Monetary Policy Rules Work and Discretion Doesn’t: A Tale of Two Eras
John Taylor ()
No 11-019, Discussion Papers from Stanford Institute for Economic Policy Research
This lecture examines monetary policy during the past three decades. It documents two contrasting eras: first a Rules-Based Era from 1985 to 2003 and second an Ad Hoc Era from 2003 to the present. During the Rules-Based Era, monetary policy, in broad terms, followed a predictable systemic approach, and economic performance was generally good. During the Ad Hoc Era monetary policy is best described as a “discretion of authorities” approach, and economic performance was decidedly poor. By considering alternative explanations of this policy-performance correlation and examining corroborating evidence, the paper concludes that rules based policies have clear advantages over discretion.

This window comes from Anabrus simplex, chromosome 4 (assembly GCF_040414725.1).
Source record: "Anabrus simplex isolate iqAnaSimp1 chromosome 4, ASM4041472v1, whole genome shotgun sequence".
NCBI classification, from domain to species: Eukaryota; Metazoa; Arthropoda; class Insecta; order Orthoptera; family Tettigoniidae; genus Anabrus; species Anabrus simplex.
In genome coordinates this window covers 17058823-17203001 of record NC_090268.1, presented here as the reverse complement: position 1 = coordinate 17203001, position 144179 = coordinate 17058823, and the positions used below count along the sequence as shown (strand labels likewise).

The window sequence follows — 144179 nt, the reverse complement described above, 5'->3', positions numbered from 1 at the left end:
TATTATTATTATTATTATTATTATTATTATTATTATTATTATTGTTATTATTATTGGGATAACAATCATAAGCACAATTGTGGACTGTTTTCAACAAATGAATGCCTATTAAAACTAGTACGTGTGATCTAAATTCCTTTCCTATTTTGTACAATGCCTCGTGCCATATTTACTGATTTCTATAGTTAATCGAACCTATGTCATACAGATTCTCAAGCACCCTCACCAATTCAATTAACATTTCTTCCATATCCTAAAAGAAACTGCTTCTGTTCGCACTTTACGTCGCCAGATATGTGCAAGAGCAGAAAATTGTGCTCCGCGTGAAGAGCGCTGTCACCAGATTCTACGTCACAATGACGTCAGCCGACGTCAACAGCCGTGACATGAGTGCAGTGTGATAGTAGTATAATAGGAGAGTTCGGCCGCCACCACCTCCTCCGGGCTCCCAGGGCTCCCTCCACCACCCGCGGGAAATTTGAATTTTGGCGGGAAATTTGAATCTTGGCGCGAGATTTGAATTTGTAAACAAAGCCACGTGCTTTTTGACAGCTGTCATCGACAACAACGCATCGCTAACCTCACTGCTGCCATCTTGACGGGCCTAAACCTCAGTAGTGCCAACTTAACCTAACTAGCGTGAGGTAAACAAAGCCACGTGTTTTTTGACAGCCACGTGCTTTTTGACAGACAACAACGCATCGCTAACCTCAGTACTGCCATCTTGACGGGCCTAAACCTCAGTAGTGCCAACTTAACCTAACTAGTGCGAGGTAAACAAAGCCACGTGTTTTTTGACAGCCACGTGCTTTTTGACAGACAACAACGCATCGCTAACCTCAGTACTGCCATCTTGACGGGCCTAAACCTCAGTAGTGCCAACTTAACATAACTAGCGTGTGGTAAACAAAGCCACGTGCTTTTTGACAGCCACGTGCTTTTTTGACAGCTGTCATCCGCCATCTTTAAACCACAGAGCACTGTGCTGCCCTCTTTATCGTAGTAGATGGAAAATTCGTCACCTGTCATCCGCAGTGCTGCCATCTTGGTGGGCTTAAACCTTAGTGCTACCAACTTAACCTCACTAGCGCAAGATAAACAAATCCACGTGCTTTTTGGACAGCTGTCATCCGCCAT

References: View references in EconPapers View complete reference list from CitEc
Citations View citations in EconPapers (37) Track citations by RSS feed
Downloads: (external link)
Journal Article: Monetary Policy Rules Work and Discretion Doesn't: A Tale of Two Eras (2012)
This item may be available elsewhere in EconPapers: Search for items with the same title.
Export reference: BibTeX
RIS (EndNote, ProCite, RefMan)
Persistent link: http://EconPapers.repec.org/RePEc:sip:dpaper:11-019
Access Statistics for this paper
More papers in Discussion Papers from Stanford Institute for Economic Policy Research Contact information at EDIRC.
Series data maintained by Anne Shor ().